Summer’s higher temperatures in the Northern Hemisphere are unlikely to significantly limit the growth of the coronavirus pandemic, according to a Princeton University study published Monday in the journal Science.
Several statistical studies conducted over the past few months have shown a slight correlation between climate and the novel coronavirus — namely, that the hotter and more humid it is, the less likely the virus is to spread.
But the findings remain preliminary, and much remains unknown about the exact relationship between climate and COVID-19.
The Princeton study does not rule out the correlation entirely but concludes that the impact of climate on the spread of the virus is “modest.”
“Our findings suggest, without effective control measures, strong outbreaks are likely in more humid climates and summer weather will not substantially limit pandemic growth,” the study said.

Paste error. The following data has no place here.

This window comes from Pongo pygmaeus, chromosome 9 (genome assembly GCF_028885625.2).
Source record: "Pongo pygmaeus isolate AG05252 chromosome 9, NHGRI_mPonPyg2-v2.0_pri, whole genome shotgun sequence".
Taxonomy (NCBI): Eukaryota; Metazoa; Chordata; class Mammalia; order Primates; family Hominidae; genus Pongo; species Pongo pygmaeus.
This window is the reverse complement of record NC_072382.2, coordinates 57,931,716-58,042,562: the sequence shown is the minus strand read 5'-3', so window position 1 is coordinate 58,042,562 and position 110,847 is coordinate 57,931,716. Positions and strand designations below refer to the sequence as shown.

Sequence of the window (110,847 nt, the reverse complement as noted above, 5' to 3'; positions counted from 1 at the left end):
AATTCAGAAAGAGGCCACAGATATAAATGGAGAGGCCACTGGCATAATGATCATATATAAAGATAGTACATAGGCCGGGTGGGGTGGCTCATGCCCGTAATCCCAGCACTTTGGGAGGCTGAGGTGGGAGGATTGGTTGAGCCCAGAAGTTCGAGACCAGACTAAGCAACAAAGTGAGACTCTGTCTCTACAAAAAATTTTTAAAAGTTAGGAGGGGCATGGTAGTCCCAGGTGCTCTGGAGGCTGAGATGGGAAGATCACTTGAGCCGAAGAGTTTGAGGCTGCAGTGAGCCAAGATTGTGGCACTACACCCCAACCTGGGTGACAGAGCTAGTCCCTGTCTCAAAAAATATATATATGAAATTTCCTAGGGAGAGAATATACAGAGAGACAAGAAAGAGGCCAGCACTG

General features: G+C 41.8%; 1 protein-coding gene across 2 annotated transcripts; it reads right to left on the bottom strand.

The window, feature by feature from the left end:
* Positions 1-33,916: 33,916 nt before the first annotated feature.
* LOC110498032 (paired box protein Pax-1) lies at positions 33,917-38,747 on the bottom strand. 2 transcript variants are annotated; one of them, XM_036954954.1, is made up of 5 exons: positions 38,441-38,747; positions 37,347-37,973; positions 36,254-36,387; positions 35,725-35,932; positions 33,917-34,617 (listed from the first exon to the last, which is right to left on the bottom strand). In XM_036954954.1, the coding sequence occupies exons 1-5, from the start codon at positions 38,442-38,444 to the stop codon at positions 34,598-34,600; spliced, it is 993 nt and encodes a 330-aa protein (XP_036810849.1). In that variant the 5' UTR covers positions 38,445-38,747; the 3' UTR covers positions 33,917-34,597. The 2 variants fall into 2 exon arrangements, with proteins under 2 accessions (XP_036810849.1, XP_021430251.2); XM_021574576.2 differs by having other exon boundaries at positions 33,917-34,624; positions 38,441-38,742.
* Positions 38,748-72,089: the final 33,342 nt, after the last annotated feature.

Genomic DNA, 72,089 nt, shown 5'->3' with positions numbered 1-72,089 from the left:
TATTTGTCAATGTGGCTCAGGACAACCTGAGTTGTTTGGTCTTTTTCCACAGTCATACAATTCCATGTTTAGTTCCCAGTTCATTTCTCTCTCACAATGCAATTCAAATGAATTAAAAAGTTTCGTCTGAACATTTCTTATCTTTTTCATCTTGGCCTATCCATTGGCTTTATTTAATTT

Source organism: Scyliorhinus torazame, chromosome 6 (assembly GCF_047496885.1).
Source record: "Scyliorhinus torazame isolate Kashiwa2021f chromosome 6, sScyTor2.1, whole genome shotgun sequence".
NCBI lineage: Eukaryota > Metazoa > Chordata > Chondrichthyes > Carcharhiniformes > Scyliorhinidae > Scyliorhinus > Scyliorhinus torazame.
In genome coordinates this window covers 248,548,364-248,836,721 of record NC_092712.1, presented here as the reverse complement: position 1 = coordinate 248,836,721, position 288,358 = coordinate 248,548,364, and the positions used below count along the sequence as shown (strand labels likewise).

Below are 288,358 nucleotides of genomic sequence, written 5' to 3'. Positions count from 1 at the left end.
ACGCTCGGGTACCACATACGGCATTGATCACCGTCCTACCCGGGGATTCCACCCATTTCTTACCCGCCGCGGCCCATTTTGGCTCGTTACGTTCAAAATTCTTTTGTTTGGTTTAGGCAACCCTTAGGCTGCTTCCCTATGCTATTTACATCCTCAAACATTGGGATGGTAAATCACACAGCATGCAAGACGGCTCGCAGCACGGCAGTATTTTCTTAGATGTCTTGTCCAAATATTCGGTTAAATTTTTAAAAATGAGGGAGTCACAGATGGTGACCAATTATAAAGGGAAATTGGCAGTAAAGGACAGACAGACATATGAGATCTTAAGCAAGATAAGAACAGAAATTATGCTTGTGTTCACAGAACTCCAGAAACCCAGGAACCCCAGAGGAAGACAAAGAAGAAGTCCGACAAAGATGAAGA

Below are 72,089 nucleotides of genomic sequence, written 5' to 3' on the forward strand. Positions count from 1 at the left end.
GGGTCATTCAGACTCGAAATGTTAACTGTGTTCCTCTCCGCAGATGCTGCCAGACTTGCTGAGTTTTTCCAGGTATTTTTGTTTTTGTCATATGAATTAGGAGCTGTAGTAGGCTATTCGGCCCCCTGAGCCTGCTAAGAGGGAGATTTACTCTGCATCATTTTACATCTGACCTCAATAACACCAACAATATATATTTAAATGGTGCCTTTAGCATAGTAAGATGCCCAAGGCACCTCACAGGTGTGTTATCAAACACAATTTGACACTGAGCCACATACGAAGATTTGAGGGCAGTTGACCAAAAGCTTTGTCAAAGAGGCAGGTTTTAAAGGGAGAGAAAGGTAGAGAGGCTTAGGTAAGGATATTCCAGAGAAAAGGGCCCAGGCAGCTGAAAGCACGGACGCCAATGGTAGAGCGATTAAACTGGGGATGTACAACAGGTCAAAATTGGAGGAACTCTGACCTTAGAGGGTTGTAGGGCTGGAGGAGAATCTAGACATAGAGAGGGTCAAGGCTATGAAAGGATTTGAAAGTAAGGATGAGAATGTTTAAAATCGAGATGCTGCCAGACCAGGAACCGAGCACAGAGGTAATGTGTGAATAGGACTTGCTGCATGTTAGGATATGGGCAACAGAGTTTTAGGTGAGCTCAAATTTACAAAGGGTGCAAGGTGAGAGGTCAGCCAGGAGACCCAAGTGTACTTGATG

“We project that warmer or more humid climates will not slow the virus at the early stage of the pandemic,” said Rachel Baker, a postdoctoral research associate at the Princeton Environmental Institute (PEI).
While climate, particularly humidity, plays a role in the spread of other coronaviruses and the annual flu viruses which spread around the world, the study said a more important factor is the absence of widespread immunity to COVID-19 at the present time.
“We do see some influence of climate on the size and timing of the pandemic, but in general, because there’s so much susceptibility in the population, the virus will spread quickly no matter the climate conditions,” Baker said.